On a Sunday walk in the Surrey countryside, I came into the village of Pirbright and wandered into the churchyard of St Michael and All Angels. Inside, there is one grave grander than the rest, a grave topped with a large granite monolith.
The Bilbao Guggenheim has a lot to answer for. Its remarkable, undeniable success generated two dubious notions. The first is that what every down-on-its-luck, post-industrial city needs is an ‘iconic’ building. The second is that the quickest way to regenerate that same post-industrial city is to spend big on arts-heritage projects.
The English countryside was once a refuge for writers and artists of slender means. The life was peaceful, the air was fresh, and the rents were cheap. But like exotic plants transplanted to alien soil, they brought their own peculiarities to their new habitat. And they could arouse suspicion and sometimes loathing in the natives.
My new book, the second of the London Trails series, is out now. City of Song: A London Sixties Music Trail takes the reader on a walk from Chelsea to Soho, stopping off at twenty-four locations that hosted significant musical performances, encounters and happenings in that decade.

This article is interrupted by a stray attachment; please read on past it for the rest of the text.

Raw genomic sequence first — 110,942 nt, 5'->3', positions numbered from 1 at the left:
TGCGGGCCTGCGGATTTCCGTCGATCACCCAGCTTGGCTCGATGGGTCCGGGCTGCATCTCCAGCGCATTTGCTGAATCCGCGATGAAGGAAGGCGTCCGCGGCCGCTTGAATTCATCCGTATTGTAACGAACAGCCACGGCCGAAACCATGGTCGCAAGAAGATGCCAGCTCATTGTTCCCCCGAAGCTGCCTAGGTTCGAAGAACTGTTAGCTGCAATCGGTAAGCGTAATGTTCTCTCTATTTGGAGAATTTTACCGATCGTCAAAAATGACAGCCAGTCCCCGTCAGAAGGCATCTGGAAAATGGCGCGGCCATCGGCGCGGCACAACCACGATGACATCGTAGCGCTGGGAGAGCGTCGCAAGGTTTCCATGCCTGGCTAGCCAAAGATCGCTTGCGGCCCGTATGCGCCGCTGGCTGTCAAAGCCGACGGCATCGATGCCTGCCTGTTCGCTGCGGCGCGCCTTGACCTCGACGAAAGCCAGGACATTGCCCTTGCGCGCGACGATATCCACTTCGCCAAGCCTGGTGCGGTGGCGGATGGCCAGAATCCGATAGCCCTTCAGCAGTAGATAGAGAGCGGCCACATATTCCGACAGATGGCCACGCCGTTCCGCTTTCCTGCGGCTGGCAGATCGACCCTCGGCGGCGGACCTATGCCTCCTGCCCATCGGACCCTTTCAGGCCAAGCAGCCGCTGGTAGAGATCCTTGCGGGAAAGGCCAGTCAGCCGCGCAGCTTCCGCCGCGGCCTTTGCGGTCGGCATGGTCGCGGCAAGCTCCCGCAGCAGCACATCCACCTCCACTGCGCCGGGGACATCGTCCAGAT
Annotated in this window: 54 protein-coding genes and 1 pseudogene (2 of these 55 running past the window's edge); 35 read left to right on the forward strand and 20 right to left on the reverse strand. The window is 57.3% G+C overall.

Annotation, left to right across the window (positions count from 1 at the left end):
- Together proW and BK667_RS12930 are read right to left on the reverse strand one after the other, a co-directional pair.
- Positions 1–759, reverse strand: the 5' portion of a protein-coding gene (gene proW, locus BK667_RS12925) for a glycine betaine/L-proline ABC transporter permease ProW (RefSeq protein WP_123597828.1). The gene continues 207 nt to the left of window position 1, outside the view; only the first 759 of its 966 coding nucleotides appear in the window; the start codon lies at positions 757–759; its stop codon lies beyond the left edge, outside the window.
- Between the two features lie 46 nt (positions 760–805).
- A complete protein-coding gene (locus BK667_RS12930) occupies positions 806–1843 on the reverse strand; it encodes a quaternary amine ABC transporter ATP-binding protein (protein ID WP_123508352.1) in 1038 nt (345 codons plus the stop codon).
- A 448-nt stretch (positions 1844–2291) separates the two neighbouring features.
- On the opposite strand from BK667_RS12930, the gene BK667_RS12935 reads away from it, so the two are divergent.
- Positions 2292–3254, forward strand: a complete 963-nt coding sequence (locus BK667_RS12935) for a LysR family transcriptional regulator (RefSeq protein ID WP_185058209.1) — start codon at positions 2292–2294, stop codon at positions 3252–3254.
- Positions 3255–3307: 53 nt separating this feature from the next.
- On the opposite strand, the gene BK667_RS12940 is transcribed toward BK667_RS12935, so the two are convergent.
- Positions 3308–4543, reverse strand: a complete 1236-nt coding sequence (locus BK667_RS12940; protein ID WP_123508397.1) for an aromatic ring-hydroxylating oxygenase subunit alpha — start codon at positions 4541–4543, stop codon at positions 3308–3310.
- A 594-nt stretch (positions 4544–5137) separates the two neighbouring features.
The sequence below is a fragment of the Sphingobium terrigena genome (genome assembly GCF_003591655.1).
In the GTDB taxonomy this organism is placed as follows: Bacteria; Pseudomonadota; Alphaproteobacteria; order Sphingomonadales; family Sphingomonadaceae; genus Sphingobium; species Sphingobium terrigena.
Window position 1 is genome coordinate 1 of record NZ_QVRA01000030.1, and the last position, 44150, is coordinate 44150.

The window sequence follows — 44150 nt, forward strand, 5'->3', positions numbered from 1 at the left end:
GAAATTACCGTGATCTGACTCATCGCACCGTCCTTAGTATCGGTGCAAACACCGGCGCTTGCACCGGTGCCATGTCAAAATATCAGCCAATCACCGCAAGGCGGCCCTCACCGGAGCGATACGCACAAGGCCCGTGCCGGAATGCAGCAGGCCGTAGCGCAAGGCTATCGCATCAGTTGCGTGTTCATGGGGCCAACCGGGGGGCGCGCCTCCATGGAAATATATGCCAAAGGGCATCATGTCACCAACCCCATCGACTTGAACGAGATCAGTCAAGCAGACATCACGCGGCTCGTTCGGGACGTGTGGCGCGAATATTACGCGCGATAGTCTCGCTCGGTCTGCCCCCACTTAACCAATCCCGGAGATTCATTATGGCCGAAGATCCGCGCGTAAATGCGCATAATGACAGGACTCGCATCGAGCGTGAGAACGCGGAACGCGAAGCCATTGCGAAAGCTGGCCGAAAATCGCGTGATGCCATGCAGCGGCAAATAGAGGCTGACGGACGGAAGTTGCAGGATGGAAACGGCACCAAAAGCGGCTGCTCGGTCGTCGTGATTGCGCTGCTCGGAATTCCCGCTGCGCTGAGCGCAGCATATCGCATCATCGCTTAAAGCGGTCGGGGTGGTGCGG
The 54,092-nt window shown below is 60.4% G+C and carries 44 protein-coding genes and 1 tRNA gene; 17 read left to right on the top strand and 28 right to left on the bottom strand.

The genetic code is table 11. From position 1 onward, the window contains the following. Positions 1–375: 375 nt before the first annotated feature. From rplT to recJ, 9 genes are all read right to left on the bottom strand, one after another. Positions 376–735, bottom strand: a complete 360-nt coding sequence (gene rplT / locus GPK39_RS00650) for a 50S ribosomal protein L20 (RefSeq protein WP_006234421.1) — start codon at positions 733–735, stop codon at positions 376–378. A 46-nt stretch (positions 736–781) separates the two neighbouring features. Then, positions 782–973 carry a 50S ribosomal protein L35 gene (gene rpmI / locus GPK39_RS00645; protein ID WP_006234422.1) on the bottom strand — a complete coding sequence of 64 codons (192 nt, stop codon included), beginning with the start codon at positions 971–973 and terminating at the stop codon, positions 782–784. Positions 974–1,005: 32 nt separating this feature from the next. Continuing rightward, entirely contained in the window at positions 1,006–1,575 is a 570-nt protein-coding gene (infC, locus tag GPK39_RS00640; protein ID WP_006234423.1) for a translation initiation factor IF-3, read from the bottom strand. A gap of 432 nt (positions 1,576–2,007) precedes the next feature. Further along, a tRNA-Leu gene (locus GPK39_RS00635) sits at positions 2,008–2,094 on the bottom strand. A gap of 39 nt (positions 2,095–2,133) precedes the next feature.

There are some who say that like ancient Rome, Sheffield was built on seven hills. Whatever the truth of that claim, none of the seven hills of Rome has anything like the Park Hill estate surmounting its brow.
To be thrice-memorialised on a single stretch of road might seem extravagant for a monarch, let alone an obscure, hapless highwayman. But though one of these remembrances of Spence Broughton is a kitsch and somewhat macabre reproduction of the after-life of his corpse, the other two would register briefly or not at all on the consciousness of the passer-by.